In one instance, C&K Components received a request from a customer for a switch that matched indoor acoustics in terms of feel and sound. The switch needed to have a tactile effect, yet the car manufacturer did not want it to make any sound. In this case, the switch was constructed to match the very low sound intensity that was required, Figure 2.
Figure 2: C&K's KSC4D switch is offered with both high and low sound-intensity levels
Sound response, measured in intensity and frequency, is defined by the sound emitted during the actuation of the switch. Sound emission is the combination of sound intensity and sound response. Figure 3 shows the resonance of C&K's KSC ST Series sound-tunable switches by the correlation between intensity and frequency.
Figure 3: The resonance of a sound-tunable switches shown by the correlation between intensity and frequency (here, the C&K's KSC ST Series)
(Click on image to enlarge)
If OEM customers only had a single switch which they required to emit a certain, specific sound, then the process of adding or removing filters to meet sound-intensity levels would be fairly simple. But the trend towards using switch sound to aid branding is growing, and customers are demanding that all switches within the application produce the same sound and feel, in order to complement the rest of the car design.
Whether an array consists of two or twenty switches, this demand is requiring homogeneity across the printed circuit board (PCB). Regardless of PCB or overall product size, there is no limit to the number of switches on the board that must have identical sound. As the size of the switch array increases, it can become increasingly difficult for manufacturers to produce a homogenous sound from switch to switch.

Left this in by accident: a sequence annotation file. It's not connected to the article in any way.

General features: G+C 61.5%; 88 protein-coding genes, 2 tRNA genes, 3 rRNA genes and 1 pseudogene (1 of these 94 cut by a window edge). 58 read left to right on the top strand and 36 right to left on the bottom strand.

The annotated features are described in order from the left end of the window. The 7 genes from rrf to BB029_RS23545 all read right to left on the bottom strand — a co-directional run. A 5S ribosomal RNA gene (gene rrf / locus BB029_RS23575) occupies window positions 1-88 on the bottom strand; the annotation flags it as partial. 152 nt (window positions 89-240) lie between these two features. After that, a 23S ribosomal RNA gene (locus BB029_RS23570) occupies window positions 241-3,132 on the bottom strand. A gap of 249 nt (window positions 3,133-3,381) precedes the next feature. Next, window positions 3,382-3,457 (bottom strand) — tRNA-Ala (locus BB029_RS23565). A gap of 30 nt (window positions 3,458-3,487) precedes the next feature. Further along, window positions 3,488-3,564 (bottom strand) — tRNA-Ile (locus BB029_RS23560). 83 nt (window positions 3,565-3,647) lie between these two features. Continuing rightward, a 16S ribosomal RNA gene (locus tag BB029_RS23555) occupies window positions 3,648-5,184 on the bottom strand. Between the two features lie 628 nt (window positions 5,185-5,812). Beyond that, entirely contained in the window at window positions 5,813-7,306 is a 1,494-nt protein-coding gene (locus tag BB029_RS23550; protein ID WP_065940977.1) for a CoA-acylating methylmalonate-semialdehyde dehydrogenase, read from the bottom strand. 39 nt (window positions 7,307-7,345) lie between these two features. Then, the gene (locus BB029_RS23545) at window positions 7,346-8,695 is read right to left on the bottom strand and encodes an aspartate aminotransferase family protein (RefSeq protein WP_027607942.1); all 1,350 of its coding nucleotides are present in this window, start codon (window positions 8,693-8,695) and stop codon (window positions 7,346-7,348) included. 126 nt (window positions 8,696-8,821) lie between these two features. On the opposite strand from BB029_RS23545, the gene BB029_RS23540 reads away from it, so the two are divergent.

There are several variables that affect the creation of a homogenous sound, including the material of the actuator and its function as a filter. The PCB material on which the switches are mounted will typically be the same thickness throughout, so the variables become the switch materials and the construction of the switch. By equating sound to force and travel, it is possible to measure through mechanical measures whether a switch is actually producing the sound.
Each switch on the board can be measured through its force and travel for the precise sound. In comparison, PBX phone systems of twenty years ago, along with other devices, featured a number of key switches which all felt differently because tactile feel was determined by the spring underneath the switch. Today, through the management of materials and the measurement of force and travel, homogeneity can be achieved.
While meeting all of the demands of sound in terms of intensity and response, switch manufacturers are still required to maintain the integrity and reliability of the switch. To achieve a specified sound response without affecting the mechanical characteristics of the switch is paramount. In addition, cost is always a concern to the end user, so the initial challenge is taken one step further, requiring switch manufacturers to provide a technical solution that offers different sound-intensity responses for the same initial product.
This allows the switch manufacturer to avoid building a completely new product, along with the associated risks and necessary investments. Not only is the inherent reliability of the original switch present in the sound-tunable design, manufacturers are then able to offer the same version of a switch with varying sound-intensity levels.
Matching switch style to the application is more than just the tactile feel. It's matching the sound intensity, response, and emission not only to the application, but also to the end user's corporate-branding strategy as well. While many switch manufacturers are designing sound-tunable switches to meet these demands in the automotive, medical, and industrial industries, there are still challenges for which a good solution has not been found, particularly for those customers who require a specific sound response, in terms of intensity and frequency. While switch manufacturers are working and making significant progress to find a resolution for this design challenge, a definitive solution has yet to be reached.
About the author
Eric Grange has been a Product Manager with C&K Components Corp. for three years, and is based in Dole, France. He was previously employed at Amphenol Corp., where he was a product manager for high-frequency connectors, mobile-phone connectors and antennas for five years. Eric has a MsC inf mechanical engineering and materials.